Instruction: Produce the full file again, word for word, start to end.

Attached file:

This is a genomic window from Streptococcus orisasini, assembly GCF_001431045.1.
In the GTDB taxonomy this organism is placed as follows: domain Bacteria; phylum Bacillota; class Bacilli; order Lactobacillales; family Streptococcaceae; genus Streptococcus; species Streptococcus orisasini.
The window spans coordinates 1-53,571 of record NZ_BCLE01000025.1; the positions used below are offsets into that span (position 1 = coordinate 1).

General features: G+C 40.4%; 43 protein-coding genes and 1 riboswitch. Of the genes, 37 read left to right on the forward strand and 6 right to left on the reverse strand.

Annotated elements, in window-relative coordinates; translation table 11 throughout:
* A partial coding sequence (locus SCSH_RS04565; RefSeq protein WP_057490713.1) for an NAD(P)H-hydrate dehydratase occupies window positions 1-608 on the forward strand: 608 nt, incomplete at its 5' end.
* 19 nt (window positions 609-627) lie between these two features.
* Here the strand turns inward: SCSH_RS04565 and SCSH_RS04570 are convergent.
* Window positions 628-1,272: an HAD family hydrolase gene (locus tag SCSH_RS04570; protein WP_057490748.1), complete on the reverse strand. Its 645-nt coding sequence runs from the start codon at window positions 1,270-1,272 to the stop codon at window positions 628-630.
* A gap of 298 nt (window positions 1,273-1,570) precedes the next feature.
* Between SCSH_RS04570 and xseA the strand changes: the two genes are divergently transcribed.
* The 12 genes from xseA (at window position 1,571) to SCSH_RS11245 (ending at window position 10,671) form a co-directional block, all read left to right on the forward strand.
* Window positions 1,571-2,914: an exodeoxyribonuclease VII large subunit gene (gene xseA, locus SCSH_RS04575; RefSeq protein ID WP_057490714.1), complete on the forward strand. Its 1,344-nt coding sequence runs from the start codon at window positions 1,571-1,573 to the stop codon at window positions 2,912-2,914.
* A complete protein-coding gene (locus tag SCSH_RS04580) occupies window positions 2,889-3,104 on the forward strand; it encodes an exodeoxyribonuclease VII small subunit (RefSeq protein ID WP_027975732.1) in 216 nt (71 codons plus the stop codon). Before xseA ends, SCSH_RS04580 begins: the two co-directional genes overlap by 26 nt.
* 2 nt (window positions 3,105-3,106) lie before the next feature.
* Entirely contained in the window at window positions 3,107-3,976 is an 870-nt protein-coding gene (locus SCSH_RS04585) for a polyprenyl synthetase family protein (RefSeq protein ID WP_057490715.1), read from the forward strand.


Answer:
This is a genomic window from Streptococcus orisasini, assembly GCF_001431045.1.
In the GTDB taxonomy this organism is placed as follows: domain Bacteria; phylum Bacillota; class Bacilli; order Lactobacillales; family Streptococcaceae; genus Streptococcus; species Streptococcus orisasini.
The window spans coordinates 1-53,571 of record NZ_BCLE01000025.1; the positions used below are offsets into that span (position 1 = coordinate 1).

General features: G+C 40.4%; 43 protein-coding genes and 1 riboswitch. Of the genes, 37 read left to right on the forward strand and 6 right to left on the reverse strand.

Annotated elements, in window-relative coordinates; translation table 11 throughout:
* A partial coding sequence (locus SCSH_RS04565; RefSeq protein WP_057490713.1) for an NAD(P)H-hydrate dehydratase occupies window positions 1-608 on the forward strand: 608 nt, incomplete at its 5' end.
* 19 nt (window positions 609-627) lie between these two features.
* Here the strand turns inward: SCSH_RS04565 and SCSH_RS04570 are convergent.
* Window positions 628-1,272: an HAD family hydrolase gene (locus tag SCSH_RS04570; protein WP_057490748.1), complete on the reverse strand. Its 645-nt coding sequence runs from the start codon at window positions 1,270-1,272 to the stop codon at window positions 628-630.
* A gap of 298 nt (window positions 1,273-1,570) precedes the next feature.
* Between SCSH_RS04570 and xseA the strand changes: the two genes are divergently transcribed.
* The 12 genes from xseA (at window position 1,571) to SCSH_RS11245 (ending at window position 10,671) form a co-directional block, all read left to right on the forward strand.
* Window positions 1,571-2,914: an exodeoxyribonuclease VII large subunit gene (gene xseA, locus SCSH_RS04575; RefSeq protein ID WP_057490714.1), complete on the forward strand. Its 1,344-nt coding sequence runs from the start codon at window positions 1,571-1,573 to the stop codon at window positions 2,912-2,914.
* A complete protein-coding gene (locus tag SCSH_RS04580) occupies window positions 2,889-3,104 on the forward strand; it encodes an exodeoxyribonuclease VII small subunit (RefSeq protein ID WP_027975732.1) in 216 nt (71 codons plus the stop codon). Before xseA ends, SCSH_RS04580 begins: the two co-directional genes overlap by 26 nt.
* 2 nt (window positions 3,105-3,106) lie before the next feature.
* Entirely contained in the window at window positions 3,107-3,976 is an 870-nt protein-coding gene (locus SCSH_RS04585) for a polyprenyl synthetase family protein (RefSeq protein ID WP_057490715.1), read from the forward strand.